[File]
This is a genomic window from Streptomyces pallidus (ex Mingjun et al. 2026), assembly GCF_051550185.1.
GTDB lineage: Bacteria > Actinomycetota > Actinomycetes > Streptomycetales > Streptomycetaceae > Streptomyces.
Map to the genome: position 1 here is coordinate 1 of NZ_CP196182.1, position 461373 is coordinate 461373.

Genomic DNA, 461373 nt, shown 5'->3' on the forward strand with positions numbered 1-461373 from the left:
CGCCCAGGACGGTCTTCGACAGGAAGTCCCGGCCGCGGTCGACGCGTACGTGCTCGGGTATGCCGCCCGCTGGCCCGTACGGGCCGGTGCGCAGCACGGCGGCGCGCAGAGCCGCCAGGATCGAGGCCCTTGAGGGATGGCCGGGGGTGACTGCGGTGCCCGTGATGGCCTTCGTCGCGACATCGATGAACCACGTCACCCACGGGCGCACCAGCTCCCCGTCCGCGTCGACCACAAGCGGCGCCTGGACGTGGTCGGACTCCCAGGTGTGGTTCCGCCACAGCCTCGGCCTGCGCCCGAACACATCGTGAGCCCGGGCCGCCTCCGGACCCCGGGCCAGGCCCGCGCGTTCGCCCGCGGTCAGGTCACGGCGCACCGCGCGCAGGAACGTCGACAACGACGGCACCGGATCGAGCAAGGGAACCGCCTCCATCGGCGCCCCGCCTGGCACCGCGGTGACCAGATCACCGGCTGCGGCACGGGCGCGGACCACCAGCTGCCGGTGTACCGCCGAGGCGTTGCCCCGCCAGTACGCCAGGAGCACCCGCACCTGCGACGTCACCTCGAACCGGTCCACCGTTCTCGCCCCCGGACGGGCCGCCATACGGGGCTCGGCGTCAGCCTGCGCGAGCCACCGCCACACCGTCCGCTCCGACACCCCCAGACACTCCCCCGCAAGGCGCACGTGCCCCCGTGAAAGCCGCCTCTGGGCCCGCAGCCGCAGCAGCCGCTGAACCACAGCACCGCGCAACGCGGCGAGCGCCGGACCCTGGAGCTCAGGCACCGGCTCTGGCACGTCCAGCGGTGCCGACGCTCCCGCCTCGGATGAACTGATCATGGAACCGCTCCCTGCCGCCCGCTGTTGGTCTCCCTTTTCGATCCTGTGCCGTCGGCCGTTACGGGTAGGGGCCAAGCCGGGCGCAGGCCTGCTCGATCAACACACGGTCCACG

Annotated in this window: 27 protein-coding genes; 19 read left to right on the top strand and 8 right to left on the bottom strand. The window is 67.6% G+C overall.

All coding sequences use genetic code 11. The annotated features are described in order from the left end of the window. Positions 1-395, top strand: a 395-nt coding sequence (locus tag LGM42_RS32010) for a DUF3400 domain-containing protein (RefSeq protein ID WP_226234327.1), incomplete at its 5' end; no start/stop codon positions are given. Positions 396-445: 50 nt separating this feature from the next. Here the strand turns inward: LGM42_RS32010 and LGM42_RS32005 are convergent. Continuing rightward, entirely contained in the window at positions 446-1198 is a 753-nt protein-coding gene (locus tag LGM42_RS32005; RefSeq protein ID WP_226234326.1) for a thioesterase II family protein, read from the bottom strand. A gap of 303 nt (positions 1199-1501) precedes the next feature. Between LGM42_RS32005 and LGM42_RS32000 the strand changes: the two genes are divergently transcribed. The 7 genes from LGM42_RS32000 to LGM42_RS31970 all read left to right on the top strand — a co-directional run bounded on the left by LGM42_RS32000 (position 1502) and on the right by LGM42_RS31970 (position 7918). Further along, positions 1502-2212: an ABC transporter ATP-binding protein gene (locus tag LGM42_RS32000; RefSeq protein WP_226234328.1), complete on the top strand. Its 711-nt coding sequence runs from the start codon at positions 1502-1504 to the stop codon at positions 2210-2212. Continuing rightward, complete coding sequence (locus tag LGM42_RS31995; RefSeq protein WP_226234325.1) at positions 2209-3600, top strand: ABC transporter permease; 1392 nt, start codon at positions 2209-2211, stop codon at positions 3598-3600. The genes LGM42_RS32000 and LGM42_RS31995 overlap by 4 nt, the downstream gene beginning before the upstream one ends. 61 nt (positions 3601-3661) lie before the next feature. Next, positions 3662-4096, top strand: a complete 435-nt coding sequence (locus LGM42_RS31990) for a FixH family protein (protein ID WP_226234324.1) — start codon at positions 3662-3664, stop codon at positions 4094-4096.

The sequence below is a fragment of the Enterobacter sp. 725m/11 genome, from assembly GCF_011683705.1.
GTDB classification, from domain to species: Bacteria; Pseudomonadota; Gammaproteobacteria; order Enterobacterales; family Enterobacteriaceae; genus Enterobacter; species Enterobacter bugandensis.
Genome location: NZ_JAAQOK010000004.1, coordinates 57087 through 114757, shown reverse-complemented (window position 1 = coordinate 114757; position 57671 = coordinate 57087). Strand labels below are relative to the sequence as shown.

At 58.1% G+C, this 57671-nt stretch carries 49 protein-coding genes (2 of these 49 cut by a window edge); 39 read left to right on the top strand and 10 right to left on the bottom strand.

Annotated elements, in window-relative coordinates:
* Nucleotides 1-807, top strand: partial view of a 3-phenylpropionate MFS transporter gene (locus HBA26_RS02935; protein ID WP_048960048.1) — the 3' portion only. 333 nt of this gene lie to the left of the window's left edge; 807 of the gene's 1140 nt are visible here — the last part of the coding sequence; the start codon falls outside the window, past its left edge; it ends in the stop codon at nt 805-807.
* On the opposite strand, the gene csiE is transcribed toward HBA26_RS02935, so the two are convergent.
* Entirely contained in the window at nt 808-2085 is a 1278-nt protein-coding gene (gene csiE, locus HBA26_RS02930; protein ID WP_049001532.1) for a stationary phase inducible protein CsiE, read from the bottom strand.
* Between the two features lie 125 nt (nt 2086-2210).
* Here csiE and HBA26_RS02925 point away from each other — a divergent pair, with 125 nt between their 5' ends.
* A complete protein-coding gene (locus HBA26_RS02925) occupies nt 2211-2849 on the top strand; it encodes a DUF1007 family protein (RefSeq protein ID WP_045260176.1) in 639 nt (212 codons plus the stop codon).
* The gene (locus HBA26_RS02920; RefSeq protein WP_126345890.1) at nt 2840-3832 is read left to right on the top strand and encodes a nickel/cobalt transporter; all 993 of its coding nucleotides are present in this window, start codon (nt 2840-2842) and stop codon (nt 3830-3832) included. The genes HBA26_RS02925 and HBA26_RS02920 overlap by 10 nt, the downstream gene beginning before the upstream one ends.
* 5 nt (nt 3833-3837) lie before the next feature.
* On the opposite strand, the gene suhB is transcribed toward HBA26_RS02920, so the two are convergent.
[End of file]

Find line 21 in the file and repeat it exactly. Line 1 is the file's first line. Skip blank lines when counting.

* On the opposite strand, the gene suhB is transcribed toward HBA26_RS02920, so the two are convergent.